Singularly terrifying must read from the Texas Observer.
On September 28, 2009, at 1:40 p.m., God’s messengers visited Rick Perry.
On this day, the Lord’s messengers arrived in the form of two Texas pastors, Tom Schlueter of Arlington and Bob Long of San Marcos, who called on Perry in the governor’s office inside the state Capitol. Schlueter and Long both oversee small congregations, but they are more than just pastors. They consider themselves modern-day apostles and prophets, blessed with the same gifts as Old Testament prophets or New Testament apostles.
The pastors told Perry of God’s grand plan for Texas. A chain of powerful prophecies had proclaimed that Texas was “The Prophet State,” anointed by God to lead the United States into revival and Godly government. And the governor would have a special role.
The day before the meeting, Schlueter had received a prophetic message from Chuck Pierce, an influential prophet from Denton, Texas. God had apparently commanded Schlueter—through Pierce—to “pray by lifting the hand of the one I show you that is in the place of civil rule.”
Gov. Perry, it seemed.
Schlueter had prayed before his congregation: “Lord Jesus I bring to you today Gov. Perry. … I am just bringing you his hand and I pray Lord that he will grasp ahold of it. For if he does you will use him mightily.”
And grasp ahold the governor did. At the end of their meeting, Perry asked the two pastors to pray over him. As the pastors would later recount, the Lord spoke prophetically as Schlueter laid his hands on Perry, their heads bowed before a painting of the Battle of the Alamo. Schlueter “declared over [Perry] that there was a leadership role beyond Texas and that Texas had a role beyond what people understand,” Long later told his congregation.
So you have to wonder: Is Rick Perry God’s man for president?
Read the whole thing, it’s important. And spread it around.
Sarah Posner, author of God’s Profits: Faith, Fraud, and the Republican Crusade for Values Voters, makes the point that this is “nothing new.”
Perry’s event is deeply problematic, as I’ve argued before. Some of his apostles, it is true, have a penchant for the most outlandish prophecy. But if you see it as a bolt of lightning through which Rick Perry has created something weirdly new, you’re missing the larger picture. He’s being more bold and unabashed in courting some of the lesser known (and therefore less politically astute) figures than some of his predecessors have been, and that might be a strategy that backfires on him. But he’s following a long legacy.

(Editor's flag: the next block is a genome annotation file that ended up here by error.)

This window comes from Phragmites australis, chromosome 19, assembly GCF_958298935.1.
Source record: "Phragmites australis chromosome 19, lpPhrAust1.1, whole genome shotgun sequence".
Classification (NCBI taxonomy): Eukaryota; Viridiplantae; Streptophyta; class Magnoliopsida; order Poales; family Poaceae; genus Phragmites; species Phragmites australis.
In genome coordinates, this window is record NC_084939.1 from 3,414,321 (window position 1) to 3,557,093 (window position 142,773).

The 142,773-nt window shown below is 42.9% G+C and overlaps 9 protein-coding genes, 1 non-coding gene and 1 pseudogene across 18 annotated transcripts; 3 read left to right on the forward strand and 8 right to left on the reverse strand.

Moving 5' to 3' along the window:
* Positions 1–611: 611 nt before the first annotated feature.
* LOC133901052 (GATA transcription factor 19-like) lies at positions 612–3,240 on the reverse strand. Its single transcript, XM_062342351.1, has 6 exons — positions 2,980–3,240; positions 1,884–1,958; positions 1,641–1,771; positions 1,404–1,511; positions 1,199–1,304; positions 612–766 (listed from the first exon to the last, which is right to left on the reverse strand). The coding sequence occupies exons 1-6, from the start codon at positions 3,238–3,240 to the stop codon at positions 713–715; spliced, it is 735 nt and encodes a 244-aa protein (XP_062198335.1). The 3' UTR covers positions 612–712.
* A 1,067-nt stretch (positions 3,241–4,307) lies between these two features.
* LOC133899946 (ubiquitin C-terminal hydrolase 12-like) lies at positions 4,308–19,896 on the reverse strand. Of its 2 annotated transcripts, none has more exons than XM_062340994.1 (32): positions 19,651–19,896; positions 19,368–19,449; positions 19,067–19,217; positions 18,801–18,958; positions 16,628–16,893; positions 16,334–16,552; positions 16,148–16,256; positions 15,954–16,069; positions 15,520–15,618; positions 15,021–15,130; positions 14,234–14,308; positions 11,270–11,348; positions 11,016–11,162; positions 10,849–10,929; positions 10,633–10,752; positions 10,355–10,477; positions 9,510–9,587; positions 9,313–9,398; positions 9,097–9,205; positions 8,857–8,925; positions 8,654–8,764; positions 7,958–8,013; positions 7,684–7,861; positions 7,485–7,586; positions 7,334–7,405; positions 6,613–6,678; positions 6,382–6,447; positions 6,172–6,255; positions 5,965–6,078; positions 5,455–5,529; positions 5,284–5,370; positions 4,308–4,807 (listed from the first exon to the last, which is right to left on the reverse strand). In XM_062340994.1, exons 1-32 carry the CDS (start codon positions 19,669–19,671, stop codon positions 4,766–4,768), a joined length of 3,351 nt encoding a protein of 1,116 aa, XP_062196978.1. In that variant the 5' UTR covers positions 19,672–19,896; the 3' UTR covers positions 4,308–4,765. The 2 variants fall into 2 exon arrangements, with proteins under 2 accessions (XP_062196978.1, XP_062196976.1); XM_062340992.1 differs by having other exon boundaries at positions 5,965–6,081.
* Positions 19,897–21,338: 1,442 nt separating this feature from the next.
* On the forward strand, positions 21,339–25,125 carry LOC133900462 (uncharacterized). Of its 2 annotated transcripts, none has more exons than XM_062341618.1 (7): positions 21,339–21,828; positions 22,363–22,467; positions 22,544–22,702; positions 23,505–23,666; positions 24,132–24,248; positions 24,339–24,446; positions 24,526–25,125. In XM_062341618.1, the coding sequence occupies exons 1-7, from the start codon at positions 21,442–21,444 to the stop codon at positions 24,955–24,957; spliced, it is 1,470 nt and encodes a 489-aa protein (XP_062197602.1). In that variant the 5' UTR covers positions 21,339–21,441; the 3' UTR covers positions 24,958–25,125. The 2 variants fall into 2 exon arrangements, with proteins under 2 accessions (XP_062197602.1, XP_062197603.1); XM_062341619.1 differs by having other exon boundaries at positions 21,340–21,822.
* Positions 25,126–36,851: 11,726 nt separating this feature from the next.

Perhaps – Pat Robertson ran for the presidency before, but the fringe wields much more power than the past; it’s not really fringe anymore. Also, post 9-11, apocalyptic hysteria has been ramped up for everyone, Christian and atheist included, given the world seems to be rapidly falling apart, so this type of belief will only deepen. Finally, the candidates themselves are becoming more fanatical – Robertson was a preacher, so preaching was part of his game. Bachmann and Perry are politicians, thereby giving them some cover of legitimacy.
Personally, Bachmann scares me more than Perry. Even though Perry would have a better shot to win, he strikes me as another Bush – part evangelical, but steered more by Koch-style economics and wars for oil. Perry was a Democrat fairly recently – he’s potentially posturing as much as a true believer. Even Palin seems empty enough that she could easily be a puppet for other people, like Bush. Whereas Bachmann seems like a believer in every part of her soul. She is an End Timer, and might even defy the input of Koch Industries, who probably don’t want to die in a fiery Armageddon.
I’m not sure the point of saying this is “nothing new.” I guess the subtext is – Republicans have always been crazy, don’t support Republicans. But the other subtext is that they’ve always been this crazy, and America hasn’t burnt to the ground, so don’t worry about it.